Review Summary: An otherwise decent debut album is dragged down by sub-par vocals.
Power metal is a very love it or hate it genre. To its fans, power metal is full of epic songs with top-notch musicianship. To its detractors, power metal is cheesy and overdone, with overly fast guitar, and generic fantasy lyrics. However, Kamelot has largely escaped the typical criticism that most power metal bands get, largely due to their successful albums Karma
, and The Black Halo
. Kamelot are even sometimes cited as one of the best bands in their genre. However, if someone were to listen to their debut album Eternity
, they would fail to understand why.
is not a poor album. On the contrary, in most respects it is a decent album. Thomas Youngblood, while not being the guitarist he would one day become, still provides solid riffs throughout most of the songs, and has several entertaining solos, such as on "Red Sands" and "One of the Hunted." Richard Warner is a solid drummer that, while never really standing out, does a good job of keeping the band together and keeping the beat. His best work is showcased on "Warbird," where he plays some quite entertaining patterns in the beginning and end. Bassist Glenn Barry and keyboardist David Pavlicko mostly blend into the background, but still have their brief moments. All this would normally be acceptable, especially considering that this is that band's debut, and thus minor flaws and uneven points can be forgiven. However, one thing that cannot be forgiven is the vocals.
Vocalist Mark Vanderbilt is primarily responsible for the weakness of Eternity
. He sounds like a complete Geoff Tate
wannabe, while being not even close to Tate's quality. That wouldn't be so bad, but Vanderbilt is simply not a very good vocalist. He frequently sounds shaky, and when he attempts to pull off high notes, it sounds absolutely awful. The worst part of this is that he drags the whole band down with him. There are several moments on this album where is sounds as if the band will begin to rise above "decent", and then he comes back in with his awful high notes, such as in "Warbird" and "Fire Within". His sole passable vocal performance is on the ballad "What About Me", which is easily the best track on the album.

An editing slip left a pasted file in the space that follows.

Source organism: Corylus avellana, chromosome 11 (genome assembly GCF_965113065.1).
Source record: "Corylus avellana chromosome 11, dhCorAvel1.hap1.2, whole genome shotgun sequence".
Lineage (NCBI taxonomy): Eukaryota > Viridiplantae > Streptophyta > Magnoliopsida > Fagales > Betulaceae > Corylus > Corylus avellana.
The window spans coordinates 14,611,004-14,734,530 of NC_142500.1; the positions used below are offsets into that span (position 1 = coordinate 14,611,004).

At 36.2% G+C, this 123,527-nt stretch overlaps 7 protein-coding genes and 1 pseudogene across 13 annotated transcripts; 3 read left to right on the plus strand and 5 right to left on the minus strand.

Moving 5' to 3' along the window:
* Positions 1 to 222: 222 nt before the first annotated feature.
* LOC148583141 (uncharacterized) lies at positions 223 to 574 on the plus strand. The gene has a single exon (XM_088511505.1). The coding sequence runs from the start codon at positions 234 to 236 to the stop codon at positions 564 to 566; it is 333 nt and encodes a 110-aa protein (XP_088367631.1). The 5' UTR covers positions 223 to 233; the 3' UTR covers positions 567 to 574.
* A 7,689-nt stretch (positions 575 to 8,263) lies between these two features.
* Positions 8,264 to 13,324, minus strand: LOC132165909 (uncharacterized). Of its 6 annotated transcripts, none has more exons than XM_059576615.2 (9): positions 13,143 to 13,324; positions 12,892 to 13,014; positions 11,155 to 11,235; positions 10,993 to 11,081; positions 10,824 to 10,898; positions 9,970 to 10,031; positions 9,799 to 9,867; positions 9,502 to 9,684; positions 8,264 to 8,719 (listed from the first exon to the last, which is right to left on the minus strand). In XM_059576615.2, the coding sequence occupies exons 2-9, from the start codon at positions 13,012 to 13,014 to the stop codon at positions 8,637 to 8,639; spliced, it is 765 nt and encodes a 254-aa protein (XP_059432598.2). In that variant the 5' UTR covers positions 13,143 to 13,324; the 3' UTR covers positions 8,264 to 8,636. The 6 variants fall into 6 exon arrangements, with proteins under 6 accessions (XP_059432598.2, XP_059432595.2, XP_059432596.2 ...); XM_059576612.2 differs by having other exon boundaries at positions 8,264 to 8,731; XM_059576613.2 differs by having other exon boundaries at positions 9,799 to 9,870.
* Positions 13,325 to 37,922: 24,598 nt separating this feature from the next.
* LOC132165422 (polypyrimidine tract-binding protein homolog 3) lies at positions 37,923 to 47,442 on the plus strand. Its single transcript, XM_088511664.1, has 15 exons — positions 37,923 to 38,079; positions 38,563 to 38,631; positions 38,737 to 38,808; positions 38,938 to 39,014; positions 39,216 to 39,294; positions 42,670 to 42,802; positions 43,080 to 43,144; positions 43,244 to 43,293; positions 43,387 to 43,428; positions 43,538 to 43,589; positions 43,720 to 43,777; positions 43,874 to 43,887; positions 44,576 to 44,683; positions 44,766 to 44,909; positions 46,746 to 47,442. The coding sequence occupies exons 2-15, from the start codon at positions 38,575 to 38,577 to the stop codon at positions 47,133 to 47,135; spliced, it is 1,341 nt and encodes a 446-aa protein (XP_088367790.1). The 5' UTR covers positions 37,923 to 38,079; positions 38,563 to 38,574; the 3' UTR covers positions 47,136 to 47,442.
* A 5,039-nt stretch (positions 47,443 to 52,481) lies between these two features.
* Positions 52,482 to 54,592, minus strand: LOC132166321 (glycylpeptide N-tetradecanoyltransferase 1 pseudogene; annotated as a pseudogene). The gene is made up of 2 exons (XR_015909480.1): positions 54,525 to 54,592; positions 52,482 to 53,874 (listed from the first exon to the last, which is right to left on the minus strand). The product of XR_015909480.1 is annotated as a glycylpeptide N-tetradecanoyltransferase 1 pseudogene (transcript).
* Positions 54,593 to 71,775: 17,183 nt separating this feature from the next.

The other aspects of the album vary in their quality. Another weak aspect of the album is that most songs have some noticeable tempo change take place. While sometimes that changes are executed well, other times, most notably on "The Gleeman", the change is very sudden, and it can be rather jarring to hear it. The lyrics range from good to passable, never managing to stand out in either a good or bad way. Occasionally, the album suffers from lack of variety, mainly from the lyrical topics, and occasionally some guitar riffs.
shows how one member can seriously weaken the entire band. However, if the listener is willing to forgive Vanderbilt for his worst moments, Eternity
is a solid debut record that features decent performances and songwriting, while leaving plenty of room for improvement.